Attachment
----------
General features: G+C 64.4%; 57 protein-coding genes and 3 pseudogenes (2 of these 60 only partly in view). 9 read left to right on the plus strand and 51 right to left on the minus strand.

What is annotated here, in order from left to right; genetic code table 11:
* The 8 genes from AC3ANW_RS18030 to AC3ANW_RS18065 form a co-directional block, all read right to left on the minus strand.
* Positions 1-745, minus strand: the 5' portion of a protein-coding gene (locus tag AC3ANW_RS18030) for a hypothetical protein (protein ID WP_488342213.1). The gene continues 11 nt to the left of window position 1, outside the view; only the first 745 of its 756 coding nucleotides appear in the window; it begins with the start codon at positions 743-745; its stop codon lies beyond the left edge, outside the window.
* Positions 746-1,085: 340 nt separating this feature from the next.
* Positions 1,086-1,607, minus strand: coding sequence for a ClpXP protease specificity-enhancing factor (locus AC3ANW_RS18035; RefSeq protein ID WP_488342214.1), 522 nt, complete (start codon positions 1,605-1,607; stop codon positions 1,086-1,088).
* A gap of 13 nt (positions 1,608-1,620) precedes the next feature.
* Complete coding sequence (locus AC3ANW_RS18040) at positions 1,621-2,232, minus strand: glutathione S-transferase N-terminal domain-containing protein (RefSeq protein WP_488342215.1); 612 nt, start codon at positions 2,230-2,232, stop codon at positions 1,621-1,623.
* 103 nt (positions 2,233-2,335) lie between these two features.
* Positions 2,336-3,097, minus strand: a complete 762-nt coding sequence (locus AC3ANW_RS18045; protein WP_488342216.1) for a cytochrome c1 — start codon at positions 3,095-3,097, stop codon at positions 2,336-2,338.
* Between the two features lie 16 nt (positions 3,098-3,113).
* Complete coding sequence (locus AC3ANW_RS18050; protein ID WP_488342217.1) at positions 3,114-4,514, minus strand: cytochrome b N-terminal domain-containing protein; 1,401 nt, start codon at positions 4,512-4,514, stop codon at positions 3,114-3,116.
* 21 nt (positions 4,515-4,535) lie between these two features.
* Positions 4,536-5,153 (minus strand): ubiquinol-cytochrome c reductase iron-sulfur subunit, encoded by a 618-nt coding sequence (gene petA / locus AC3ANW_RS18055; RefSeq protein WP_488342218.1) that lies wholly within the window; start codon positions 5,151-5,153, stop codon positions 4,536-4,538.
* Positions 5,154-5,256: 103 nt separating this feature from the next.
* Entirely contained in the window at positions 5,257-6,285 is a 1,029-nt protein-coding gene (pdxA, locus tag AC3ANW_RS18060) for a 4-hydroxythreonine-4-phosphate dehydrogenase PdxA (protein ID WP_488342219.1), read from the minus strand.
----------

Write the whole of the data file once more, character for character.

General features: G+C 64.4%; 57 protein-coding genes and 3 pseudogenes (2 of these 60 only partly in view). 9 read left to right on the plus strand and 51 right to left on the minus strand.

What is annotated here, in order from left to right; genetic code table 11:
* The 8 genes from AC3ANW_RS18030 to AC3ANW_RS18065 form a co-directional block, all read right to left on the minus strand.
* Positions 1-745, minus strand: the 5' portion of a protein-coding gene (locus tag AC3ANW_RS18030) for a hypothetical protein (protein ID WP_488342213.1). The gene continues 11 nt to the left of window position 1, outside the view; only the first 745 of its 756 coding nucleotides appear in the window; it begins with the start codon at positions 743-745; its stop codon lies beyond the left edge, outside the window.
* Positions 746-1,085: 340 nt separating this feature from the next.
* Positions 1,086-1,607, minus strand: coding sequence for a ClpXP protease specificity-enhancing factor (locus AC3ANW_RS18035; RefSeq protein ID WP_488342214.1), 522 nt, complete (start codon positions 1,605-1,607; stop codon positions 1,086-1,088).
* A gap of 13 nt (positions 1,608-1,620) precedes the next feature.
* Complete coding sequence (locus AC3ANW_RS18040) at positions 1,621-2,232, minus strand: glutathione S-transferase N-terminal domain-containing protein (RefSeq protein WP_488342215.1); 612 nt, start codon at positions 2,230-2,232, stop codon at positions 1,621-1,623.
* 103 nt (positions 2,233-2,335) lie between these two features.
* Positions 2,336-3,097, minus strand: a complete 762-nt coding sequence (locus AC3ANW_RS18045; protein WP_488342216.1) for a cytochrome c1 — start codon at positions 3,095-3,097, stop codon at positions 2,336-2,338.
* Between the two features lie 16 nt (positions 3,098-3,113).
* Complete coding sequence (locus AC3ANW_RS18050; protein ID WP_488342217.1) at positions 3,114-4,514, minus strand: cytochrome b N-terminal domain-containing protein; 1,401 nt, start codon at positions 4,512-4,514, stop codon at positions 3,114-3,116.
* 21 nt (positions 4,515-4,535) lie between these two features.
* Positions 4,536-5,153 (minus strand): ubiquinol-cytochrome c reductase iron-sulfur subunit, encoded by a 618-nt coding sequence (gene petA / locus AC3ANW_RS18055; RefSeq protein WP_488342218.1) that lies wholly within the window; start codon positions 5,151-5,153, stop codon positions 4,536-4,538.
* Positions 5,154-5,256: 103 nt separating this feature from the next.
* Entirely contained in the window at positions 5,257-6,285 is a 1,029-nt protein-coding gene (pdxA, locus tag AC3ANW_RS18060) for a 4-hydroxythreonine-4-phosphate dehydrogenase PdxA (protein ID WP_488342219.1), read from the minus strand.